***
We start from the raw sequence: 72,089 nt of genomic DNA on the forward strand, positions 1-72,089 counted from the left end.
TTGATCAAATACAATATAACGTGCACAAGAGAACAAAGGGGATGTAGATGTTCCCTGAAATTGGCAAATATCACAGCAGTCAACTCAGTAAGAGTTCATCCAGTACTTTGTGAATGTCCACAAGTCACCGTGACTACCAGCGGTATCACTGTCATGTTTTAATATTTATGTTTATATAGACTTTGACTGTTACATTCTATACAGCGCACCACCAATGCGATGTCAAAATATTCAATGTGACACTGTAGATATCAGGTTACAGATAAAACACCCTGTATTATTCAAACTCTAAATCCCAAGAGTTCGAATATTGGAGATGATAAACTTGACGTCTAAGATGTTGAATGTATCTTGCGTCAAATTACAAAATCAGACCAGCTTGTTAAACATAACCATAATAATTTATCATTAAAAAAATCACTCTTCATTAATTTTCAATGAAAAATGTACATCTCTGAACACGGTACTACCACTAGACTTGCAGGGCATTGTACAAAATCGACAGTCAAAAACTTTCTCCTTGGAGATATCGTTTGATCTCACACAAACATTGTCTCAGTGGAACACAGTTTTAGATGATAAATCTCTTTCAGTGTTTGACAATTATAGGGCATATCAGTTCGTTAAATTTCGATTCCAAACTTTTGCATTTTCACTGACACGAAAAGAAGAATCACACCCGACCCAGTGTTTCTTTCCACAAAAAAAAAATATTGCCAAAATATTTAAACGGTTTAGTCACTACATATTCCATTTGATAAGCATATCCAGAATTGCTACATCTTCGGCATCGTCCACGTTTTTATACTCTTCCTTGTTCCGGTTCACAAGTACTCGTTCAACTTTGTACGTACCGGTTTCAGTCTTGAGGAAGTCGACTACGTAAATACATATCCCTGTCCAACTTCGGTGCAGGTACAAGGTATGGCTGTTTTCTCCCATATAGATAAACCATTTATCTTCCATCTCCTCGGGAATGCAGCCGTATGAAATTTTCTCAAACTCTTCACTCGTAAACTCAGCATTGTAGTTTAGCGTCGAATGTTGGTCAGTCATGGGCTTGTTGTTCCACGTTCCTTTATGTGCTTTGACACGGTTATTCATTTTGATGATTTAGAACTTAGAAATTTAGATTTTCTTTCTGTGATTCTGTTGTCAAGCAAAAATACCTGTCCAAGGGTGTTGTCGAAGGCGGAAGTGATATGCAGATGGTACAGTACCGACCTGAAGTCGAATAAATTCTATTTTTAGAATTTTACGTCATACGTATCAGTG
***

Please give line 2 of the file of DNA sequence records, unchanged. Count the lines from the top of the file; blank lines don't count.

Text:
TTGATCAAATACAATATAACGTGCACAAGAGAACAAAGGGGATGTAGATGTTCCCTGAAATTGGCAAATATCACAGCAGTCAACTCAGTAAGAGTTCATCCAGTACTTTGTGAATGTCCACAAGTCACCGTGACTACCAGCGGTATCACTGTCATGTTTTAATATTTATGTTTATATAGACTTTGACTGTTACATTCTATACAGCGCACCACCAATGCGATGTCAAAATATTCAATGTGACACTGTAGATATCAGGTTACAGATAAAACACCCTGTATTATTCAAACTCTAAATCCCAAGAGTTCGAATATTGGAGATGATAAACTTGACGTCTAAGATGTTGAATGTATCTTGCGTCAAATTACAAAATCAGACCAGCTTGTTAAACATAACCATAATAATTTATCATTAAAAAAATCACTCTTCATTAATTTTCAATGAAAAATGTACATCTCTGAACACGGTACTACCACTAGACTTGCAGGGCATTGTACAAAATCGACAGTCAAAAACTTTCTCCTTGGAGATATCGTTTGATCTCACACAAACATTGTCTCAGTGGAACACAGTTTTAGATGATAAATCTCTTTCAGTGTTTGACAATTATAGGGCATATCAGTTCGTTAAATTTCGATTCCAAACTTTTGCATTTTCACTGACACGAAAAGAAGAATCACACCCGACCCAGTGTTTCTTTCCACAAAAAAAAAATATTGCCAAAATATTTAAACGGTTTAGTCACTACATATTCCATTTGATAAGCATATCCAGAATTGCTACATCTTCGGCATCGTCCACGTTTTTATACTCTTCCTTGTTCCGGTTCACAAGTACTCGTTCAACTTTGTACGTACCGGTTTCAGTCTTGAGGAAGTCGACTACGTAAATACATATCCCTGTCCAACTTCGGTGCAGGTACAAGGTATGGCTGTTTTCTCCCATATAGATAAACCATTTATCTTCCATCTCCTCGGGAATGCAGCCGTATGAAATTTTCTCAAACTCTTCACTCGTAAACTCAGCATTGTAGTTTAGCGTCGAATGTTGGTCAGTCATGGGCTTGTTGTTCCACGTTCCTTTATGTGCTTTGACACGGTTATTCATTTTGATGATTTAGAACTTAGAAATTTAGATTTTCTTTCTGTGATTCTGTTGTCAAGCAAAAATACCTGTCCAAGGGTGTTGTCGAAGGCGGAAGTGATATGCAGATGGTACAGTACCGACCTGAAGTCGAATAAATTCTATTTTTAGAATTTTACGTCATACGTATCAGTG